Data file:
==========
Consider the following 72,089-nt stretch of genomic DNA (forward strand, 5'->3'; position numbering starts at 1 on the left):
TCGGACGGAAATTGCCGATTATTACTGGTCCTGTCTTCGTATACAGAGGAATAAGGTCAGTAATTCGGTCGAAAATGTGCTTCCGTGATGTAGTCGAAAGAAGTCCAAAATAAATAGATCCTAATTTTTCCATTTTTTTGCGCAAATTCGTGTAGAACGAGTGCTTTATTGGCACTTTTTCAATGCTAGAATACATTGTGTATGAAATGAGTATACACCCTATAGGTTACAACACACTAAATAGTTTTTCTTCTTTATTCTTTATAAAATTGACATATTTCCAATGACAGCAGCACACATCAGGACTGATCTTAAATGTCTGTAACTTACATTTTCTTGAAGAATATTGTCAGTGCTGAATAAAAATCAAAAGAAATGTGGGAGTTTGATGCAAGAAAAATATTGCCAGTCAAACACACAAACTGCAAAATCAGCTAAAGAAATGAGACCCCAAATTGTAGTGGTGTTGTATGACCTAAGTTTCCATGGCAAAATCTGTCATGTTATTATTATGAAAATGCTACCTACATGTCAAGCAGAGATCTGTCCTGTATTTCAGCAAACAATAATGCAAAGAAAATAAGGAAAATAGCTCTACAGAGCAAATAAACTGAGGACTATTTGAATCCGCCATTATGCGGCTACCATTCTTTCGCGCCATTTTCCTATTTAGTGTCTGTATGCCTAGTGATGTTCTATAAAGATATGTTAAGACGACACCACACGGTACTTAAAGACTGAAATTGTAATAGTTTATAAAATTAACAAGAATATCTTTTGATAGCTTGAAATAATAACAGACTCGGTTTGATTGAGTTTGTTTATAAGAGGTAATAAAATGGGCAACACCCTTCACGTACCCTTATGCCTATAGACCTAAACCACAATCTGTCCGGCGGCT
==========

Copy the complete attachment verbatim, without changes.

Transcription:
Consider the following 72,089-nt stretch of genomic DNA (forward strand, 5'->3'; position numbering starts at 1 on the left):
TCGGACGGAAATTGCCGATTATTACTGGTCCTGTCTTCGTATACAGAGGAATAAGGTCAGTAATTCGGTCGAAAATGTGCTTCCGTGATGTAGTCGAAAGAAGTCCAAAATAAATAGATCCTAATTTTTCCATTTTTTTGCGCAAATTCGTGTAGAACGAGTGCTTTATTGGCACTTTTTCAATGCTAGAATACATTGTGTATGAAATGAGTATACACCCTATAGGTTACAACACACTAAATAGTTTTTCTTCTTTATTCTTTATAAAATTGACATATTTCCAATGACAGCAGCACACATCAGGACTGATCTTAAATGTCTGTAACTTACATTTTCTTGAAGAATATTGTCAGTGCTGAATAAAAATCAAAAGAAATGTGGGAGTTTGATGCAAGAAAAATATTGCCAGTCAAACACACAAACTGCAAAATCAGCTAAAGAAATGAGACCCCAAATTGTAGTGGTGTTGTATGACCTAAGTTTCCATGGCAAAATCTGTCATGTTATTATTATGAAAATGCTACCTACATGTCAAGCAGAGATCTGTCCTGTATTTCAGCAAACAATAATGCAAAGAAAATAAGGAAAATAGCTCTACAGAGCAAATAAACTGAGGACTATTTGAATCCGCCATTATGCGGCTACCATTCTTTCGCGCCATTTTCCTATTTAGTGTCTGTATGCCTAGTGATGTTCTATAAAGATATGTTAAGACGACACCACACGGTACTTAAAGACTGAAATTGTAATAGTTTATAAAATTAACAAGAATATCTTTTGATAGCTTGAAATAATAACAGACTCGGTTTGATTGAGTTTGTTTATAAGAGGTAATAAAATGGGCAACACCCTTCACGTACCCTTATGCCTATAGACCTAAACCACAATCTGTCCGGCGGCT